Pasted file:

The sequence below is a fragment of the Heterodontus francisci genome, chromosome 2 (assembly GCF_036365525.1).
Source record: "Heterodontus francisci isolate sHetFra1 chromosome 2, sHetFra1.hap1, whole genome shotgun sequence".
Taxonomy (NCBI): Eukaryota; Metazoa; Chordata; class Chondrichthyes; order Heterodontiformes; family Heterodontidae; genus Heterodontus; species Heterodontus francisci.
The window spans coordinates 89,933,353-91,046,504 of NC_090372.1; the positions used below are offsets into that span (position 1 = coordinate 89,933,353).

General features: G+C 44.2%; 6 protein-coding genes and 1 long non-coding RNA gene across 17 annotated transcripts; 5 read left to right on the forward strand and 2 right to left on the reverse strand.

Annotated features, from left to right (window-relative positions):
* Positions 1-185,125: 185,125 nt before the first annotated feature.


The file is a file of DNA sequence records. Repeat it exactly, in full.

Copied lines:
The sequence below is a fragment of the Heterodontus francisci genome, chromosome 2 (assembly GCF_036365525.1).
Source record: "Heterodontus francisci isolate sHetFra1 chromosome 2, sHetFra1.hap1, whole genome shotgun sequence".
Taxonomy (NCBI): Eukaryota; Metazoa; Chordata; class Chondrichthyes; order Heterodontiformes; family Heterodontidae; genus Heterodontus; species Heterodontus francisci.
The window spans coordinates 89,933,353-91,046,504 of NC_090372.1; the positions used below are offsets into that span (position 1 = coordinate 89,933,353).

General features: G+C 44.2%; 6 protein-coding genes and 1 long non-coding RNA gene across 17 annotated transcripts; 5 read left to right on the forward strand and 2 right to left on the reverse strand.

Annotated features, from left to right (window-relative positions):
* Positions 1-185,125: 185,125 nt before the first annotated feature.